Sir Sidney Kidman
The Hancock joint venture (JV) bid with Shanghai CRED commits 100 percent that it would not break the Kidman properties or business in any substantial way. YouTube/RadioGraham 1938

The Australian Outback Beef (AOB) filed documents on Thursday with the Australian Securities and Investment Commission (ASIC) increasing its offer to buy the S. Kidman cattle empire to $386.5 million. It is $500,000 higher than the $386 million offer of the BBHO syndicate.

With the higher offer, AOB – a joint venture 67 percent held by Gina Rinehart’s Hancock Prospecting and 33 percent by Shanghai CRED – literally lived up to the claim of Hancock Group CEO Garry Korte who cited on Tuesday seven reasons why AOB’s then $365 million offer was better than BBHO’s $386 million offer.

Other than the addition of $21.5 million to its offer, AOB says the other terms of its previous bid are still the same. The JV says the higher bid is proof of AOB’s commitment to “progress the process to the benefit of all Kidman shareholders,” ABC reports.

Acquiring Kidman means a lot to Rinehart, Australia’s richest person, who points out she comes from a station background since she grew up on the Mulga Downs and Hamersley stations in the outback. At the same time, she reiterates the JV’s commitment to invest and grow Kidman further.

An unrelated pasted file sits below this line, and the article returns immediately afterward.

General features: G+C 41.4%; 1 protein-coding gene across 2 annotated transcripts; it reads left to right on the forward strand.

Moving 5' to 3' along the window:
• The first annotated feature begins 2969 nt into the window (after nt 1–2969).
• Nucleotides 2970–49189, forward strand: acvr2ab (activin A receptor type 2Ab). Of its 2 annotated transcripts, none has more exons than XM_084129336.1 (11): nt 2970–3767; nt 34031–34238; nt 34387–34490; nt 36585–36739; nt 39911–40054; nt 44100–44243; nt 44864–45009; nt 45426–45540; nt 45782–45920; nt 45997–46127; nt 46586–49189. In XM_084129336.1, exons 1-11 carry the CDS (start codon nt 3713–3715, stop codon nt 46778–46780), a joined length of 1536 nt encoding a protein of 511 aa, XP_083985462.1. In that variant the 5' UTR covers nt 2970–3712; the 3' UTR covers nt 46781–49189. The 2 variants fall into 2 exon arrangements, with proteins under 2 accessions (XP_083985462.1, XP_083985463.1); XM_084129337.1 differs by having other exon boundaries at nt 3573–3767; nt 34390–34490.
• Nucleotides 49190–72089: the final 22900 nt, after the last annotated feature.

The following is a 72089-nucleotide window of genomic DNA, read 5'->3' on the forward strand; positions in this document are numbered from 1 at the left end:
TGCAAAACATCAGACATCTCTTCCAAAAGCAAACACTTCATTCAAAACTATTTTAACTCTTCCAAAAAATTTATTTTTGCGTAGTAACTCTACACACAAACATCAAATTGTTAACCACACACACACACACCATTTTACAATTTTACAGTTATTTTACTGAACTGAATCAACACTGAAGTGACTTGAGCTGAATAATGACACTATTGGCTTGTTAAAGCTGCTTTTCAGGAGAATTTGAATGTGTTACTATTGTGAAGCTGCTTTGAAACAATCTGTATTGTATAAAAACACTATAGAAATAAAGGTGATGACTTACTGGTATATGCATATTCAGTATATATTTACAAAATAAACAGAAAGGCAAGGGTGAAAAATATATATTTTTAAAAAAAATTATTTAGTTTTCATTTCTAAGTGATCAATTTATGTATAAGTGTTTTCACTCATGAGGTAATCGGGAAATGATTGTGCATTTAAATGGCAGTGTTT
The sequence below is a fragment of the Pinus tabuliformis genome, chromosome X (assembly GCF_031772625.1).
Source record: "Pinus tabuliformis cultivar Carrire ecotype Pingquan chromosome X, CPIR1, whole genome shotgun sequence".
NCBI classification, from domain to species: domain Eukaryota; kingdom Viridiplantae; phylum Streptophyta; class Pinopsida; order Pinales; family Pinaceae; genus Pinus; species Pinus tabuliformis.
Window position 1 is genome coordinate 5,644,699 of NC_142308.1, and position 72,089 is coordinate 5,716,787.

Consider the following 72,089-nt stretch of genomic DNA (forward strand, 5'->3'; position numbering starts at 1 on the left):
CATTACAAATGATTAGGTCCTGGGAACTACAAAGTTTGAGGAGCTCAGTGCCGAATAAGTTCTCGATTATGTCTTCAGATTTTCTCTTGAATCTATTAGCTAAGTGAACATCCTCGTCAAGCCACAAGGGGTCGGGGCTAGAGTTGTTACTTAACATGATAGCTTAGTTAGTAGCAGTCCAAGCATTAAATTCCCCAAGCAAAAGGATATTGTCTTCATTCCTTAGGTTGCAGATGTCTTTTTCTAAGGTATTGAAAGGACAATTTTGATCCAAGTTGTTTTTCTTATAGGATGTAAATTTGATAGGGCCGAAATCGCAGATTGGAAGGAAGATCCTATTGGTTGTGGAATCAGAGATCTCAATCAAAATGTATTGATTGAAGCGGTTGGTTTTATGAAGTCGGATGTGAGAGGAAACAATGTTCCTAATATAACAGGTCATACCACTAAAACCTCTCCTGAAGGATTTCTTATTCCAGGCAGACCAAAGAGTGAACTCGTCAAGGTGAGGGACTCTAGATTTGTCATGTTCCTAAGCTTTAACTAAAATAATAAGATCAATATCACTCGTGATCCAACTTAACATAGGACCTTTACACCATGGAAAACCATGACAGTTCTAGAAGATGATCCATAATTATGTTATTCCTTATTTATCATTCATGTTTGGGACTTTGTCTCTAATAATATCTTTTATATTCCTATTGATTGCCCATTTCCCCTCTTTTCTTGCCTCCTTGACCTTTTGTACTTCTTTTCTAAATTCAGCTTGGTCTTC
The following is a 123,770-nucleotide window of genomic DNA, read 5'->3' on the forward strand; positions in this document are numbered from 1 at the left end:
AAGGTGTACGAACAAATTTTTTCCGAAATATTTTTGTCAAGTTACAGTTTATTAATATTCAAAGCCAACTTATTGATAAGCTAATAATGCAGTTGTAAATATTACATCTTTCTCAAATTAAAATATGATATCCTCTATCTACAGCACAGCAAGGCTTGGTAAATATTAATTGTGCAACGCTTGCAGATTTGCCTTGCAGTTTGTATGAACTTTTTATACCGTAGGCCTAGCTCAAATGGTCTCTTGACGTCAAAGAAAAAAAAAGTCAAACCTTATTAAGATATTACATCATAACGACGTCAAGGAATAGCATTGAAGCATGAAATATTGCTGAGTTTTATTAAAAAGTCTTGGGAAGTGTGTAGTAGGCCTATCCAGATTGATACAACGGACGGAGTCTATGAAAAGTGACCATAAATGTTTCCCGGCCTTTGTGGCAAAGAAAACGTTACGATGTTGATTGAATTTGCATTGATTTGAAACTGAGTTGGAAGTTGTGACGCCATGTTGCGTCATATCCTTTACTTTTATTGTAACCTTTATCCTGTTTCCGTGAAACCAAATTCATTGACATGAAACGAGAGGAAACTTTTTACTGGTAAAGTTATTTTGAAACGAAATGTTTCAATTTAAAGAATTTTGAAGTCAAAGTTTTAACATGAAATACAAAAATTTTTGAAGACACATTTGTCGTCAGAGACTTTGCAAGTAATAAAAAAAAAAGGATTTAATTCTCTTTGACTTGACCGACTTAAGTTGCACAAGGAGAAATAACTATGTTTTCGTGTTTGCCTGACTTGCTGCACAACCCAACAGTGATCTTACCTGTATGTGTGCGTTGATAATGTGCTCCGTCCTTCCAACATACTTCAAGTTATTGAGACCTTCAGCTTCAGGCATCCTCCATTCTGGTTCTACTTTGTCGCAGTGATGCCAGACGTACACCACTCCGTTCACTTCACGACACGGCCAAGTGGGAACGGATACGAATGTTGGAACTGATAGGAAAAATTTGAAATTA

Until the hike in AOB’s new offer, South China Morning Post points out that sentiment was leaning toward BBHO because its offer was higher then, although Korte disputes that because its previous bid excluded Alice Springs which hosts a US military facility.

But favoring BBHO could be seen as Australia being too protectionist and inconsistent in relation to foreign investment, says Vivienne Bath, director of the Centre for Asian and Pacific Law at the University of Sydney. She explains that while Canberra insists it is open to foreign investments, the flood of Chinese money, especially in real estate, created a popular impression that Chinese companies were purchasing Australia.